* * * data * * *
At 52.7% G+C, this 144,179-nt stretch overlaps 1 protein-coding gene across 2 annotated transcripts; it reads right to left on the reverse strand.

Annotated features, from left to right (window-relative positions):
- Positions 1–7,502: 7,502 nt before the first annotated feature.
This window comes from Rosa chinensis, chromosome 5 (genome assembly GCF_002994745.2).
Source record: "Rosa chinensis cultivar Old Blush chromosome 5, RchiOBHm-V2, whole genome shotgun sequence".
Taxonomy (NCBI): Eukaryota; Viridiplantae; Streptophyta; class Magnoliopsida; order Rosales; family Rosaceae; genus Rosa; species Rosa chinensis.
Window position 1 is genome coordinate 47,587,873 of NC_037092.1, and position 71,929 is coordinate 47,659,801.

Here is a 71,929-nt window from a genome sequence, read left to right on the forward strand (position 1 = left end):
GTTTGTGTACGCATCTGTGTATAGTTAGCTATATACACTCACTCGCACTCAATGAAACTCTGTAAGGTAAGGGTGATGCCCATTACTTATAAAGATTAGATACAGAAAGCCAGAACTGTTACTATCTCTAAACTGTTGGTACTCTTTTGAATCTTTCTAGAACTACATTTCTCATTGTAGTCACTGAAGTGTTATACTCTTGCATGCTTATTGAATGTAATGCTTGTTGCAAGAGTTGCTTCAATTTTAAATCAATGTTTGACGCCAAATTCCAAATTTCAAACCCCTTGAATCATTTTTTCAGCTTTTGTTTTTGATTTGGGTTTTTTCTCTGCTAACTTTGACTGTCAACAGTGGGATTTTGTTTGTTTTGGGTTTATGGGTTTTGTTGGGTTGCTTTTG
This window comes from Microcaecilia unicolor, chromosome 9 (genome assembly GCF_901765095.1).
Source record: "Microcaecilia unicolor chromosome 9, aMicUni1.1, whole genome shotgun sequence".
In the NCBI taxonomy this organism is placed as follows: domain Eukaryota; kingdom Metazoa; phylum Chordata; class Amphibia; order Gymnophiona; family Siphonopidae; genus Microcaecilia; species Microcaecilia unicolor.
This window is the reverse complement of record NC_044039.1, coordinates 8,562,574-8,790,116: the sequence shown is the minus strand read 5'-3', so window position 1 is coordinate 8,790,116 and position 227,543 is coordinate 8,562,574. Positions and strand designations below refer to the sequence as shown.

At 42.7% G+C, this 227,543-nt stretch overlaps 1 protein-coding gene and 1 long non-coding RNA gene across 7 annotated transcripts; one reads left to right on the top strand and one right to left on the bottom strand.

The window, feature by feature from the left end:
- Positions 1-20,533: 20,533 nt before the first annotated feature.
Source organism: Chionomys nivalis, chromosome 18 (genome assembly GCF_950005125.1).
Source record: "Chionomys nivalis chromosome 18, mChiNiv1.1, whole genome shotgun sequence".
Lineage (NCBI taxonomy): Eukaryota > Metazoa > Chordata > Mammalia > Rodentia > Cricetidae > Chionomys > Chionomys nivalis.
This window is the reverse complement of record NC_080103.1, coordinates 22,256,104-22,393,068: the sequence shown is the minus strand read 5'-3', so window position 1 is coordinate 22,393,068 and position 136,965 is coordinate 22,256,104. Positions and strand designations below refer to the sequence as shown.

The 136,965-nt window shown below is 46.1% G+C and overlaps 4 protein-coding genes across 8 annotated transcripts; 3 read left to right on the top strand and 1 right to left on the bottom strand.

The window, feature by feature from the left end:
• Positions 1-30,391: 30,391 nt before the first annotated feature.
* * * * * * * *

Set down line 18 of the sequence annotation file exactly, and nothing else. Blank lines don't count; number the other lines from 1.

Source record: "Chionomys nivalis chromosome 18, mChiNiv1.1, whole genome shotgun sequence".